Multiplan was an early spreadsheet program developed by Microsoft. Known initially by the code name “EP” (for “Electronic Paper”), it was introduced in 1982 as a competitor for VisiCalc.
Multiplan was released first for computers running CP/M; it was developed using a Microsoft proprietary p-code C compiler as part of a portability strategy that facilitated ports to systems such as MS-DOS, Xenix, Commodore 64 and 128, Texas Instruments TI-99/4A (on four 6K GROMs and a single 8K ROM), Radio Shack TRS-80 Model II, TRS-80 Model 4, TRS-80 Model 100 (on ROM), Apple II, and Burroughs B-20 series.
Despite the release of Microsoft Chart, a graphics companion program, Multiplan continued to be outsold by Lotus 1-2-3. It was replaced by Microsoft Excel, which followed some years later on both the Apple Macintosh (1985) and Microsoft Windows (1987).
Around 1983, during the development of the first release of Windows, Microsoft had plans to make a Windows version. However the plans changed a year later.
Multiplan for the Macintosh, available the month Apple released the computer, was the first third-party Macintosh software and the only spreadsheet for the Macintosh for its first year. Bill Gates was repeatedly heard in 1985 saying that Microsoft made more money on Multiplan for the Macintosh than any other platform. It was proficient at making graphs and charts and was often bundled with some Macs. However, Multiplan only lasted for about a year before being overtaken by the more successful Excel.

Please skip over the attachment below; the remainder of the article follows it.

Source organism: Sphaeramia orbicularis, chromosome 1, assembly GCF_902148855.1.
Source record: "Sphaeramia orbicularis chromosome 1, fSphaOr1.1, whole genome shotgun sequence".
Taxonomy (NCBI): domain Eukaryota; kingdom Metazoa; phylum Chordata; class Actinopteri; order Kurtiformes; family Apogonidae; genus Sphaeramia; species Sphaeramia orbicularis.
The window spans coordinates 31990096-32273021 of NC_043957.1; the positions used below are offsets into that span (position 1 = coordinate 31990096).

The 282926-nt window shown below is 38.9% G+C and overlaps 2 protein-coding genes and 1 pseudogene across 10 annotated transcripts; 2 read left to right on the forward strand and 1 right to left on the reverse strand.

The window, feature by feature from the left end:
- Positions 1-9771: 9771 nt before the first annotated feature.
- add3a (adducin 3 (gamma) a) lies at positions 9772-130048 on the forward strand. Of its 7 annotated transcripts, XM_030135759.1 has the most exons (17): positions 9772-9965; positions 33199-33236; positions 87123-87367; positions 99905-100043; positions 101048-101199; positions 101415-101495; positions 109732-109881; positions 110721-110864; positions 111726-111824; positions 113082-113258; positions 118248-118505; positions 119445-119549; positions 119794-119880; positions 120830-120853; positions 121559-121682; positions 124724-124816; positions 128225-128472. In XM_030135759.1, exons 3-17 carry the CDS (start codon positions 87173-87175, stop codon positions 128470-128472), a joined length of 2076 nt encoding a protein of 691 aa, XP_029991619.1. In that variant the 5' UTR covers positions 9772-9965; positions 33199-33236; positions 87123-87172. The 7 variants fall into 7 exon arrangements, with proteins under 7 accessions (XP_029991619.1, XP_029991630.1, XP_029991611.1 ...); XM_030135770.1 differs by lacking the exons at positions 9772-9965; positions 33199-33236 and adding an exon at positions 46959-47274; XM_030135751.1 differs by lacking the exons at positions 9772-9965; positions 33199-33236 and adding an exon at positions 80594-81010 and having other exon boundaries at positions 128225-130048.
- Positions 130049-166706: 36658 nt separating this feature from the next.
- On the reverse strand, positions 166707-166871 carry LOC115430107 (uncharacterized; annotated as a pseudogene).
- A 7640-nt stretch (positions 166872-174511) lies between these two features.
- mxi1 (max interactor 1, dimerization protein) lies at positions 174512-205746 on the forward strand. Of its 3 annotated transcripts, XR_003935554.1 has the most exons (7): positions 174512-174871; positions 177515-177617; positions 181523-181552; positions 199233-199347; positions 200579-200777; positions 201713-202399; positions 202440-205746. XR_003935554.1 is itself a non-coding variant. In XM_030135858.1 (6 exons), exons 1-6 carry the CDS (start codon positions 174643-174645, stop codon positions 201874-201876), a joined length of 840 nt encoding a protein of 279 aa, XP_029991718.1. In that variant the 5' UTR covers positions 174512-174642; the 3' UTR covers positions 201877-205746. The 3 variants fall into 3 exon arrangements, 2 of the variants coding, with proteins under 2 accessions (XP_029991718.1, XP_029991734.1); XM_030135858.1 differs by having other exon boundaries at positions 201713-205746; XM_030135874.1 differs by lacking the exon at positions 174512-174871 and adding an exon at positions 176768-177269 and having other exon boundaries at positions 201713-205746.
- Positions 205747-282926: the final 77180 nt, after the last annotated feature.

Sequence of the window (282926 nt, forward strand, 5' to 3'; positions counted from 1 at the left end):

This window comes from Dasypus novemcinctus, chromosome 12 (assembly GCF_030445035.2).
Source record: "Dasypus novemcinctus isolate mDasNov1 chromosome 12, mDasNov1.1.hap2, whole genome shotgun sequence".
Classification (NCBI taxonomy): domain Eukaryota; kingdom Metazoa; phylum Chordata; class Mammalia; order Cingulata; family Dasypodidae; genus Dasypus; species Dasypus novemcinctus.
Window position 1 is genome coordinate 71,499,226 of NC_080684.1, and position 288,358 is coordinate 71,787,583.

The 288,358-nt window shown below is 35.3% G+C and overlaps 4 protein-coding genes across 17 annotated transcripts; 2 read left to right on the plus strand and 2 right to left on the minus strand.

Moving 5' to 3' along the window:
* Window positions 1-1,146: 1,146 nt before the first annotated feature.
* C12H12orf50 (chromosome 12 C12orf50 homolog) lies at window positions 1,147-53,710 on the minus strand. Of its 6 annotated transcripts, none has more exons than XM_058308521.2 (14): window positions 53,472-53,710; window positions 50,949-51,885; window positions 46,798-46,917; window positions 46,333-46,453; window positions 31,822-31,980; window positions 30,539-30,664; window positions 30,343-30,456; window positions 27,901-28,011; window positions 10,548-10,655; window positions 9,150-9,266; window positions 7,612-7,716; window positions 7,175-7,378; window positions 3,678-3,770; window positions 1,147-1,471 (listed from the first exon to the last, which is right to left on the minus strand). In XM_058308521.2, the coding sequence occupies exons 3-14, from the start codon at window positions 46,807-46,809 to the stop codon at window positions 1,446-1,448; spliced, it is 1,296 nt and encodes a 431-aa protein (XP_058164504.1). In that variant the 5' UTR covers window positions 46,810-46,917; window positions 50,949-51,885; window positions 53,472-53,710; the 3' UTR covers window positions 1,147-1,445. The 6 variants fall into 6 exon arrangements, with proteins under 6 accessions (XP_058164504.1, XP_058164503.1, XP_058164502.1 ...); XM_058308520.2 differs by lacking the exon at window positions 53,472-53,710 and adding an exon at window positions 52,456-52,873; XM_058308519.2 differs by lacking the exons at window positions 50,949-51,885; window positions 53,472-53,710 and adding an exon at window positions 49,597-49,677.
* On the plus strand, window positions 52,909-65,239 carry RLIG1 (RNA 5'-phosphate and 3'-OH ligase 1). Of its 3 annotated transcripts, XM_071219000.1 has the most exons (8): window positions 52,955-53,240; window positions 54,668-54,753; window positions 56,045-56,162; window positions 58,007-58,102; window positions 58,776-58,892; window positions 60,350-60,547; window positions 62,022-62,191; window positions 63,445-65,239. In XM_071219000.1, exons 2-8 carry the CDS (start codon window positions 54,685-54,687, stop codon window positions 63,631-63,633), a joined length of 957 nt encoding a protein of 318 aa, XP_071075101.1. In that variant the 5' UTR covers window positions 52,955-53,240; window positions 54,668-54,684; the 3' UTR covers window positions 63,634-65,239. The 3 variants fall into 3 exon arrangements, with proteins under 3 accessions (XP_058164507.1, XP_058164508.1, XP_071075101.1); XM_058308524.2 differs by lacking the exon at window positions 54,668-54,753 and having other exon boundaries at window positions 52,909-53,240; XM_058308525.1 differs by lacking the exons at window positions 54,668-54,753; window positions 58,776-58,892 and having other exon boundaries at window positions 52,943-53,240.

A fundamental difference between Multiplan and its competitors was Microsoft’s decision to use R1C1 addressing instead of the A1 addressing introduced by VisiCalc. Although R1C1-style formulae are more straighforward than A1-style formulae — for instance, “RC[-1]” (meaning “current row, previous column”) is expressed as “A1” in cell B1, then “A2” in cell B2, etc. — most spreadsheet users prefer the A1 addressing style introduced by VisiCalc.
Microsoft carried Multiplan’s R1C1 legacy forward into Microsoft Excel, which offers both addressing modes; although A1 is MS Excel’s default addressing mode.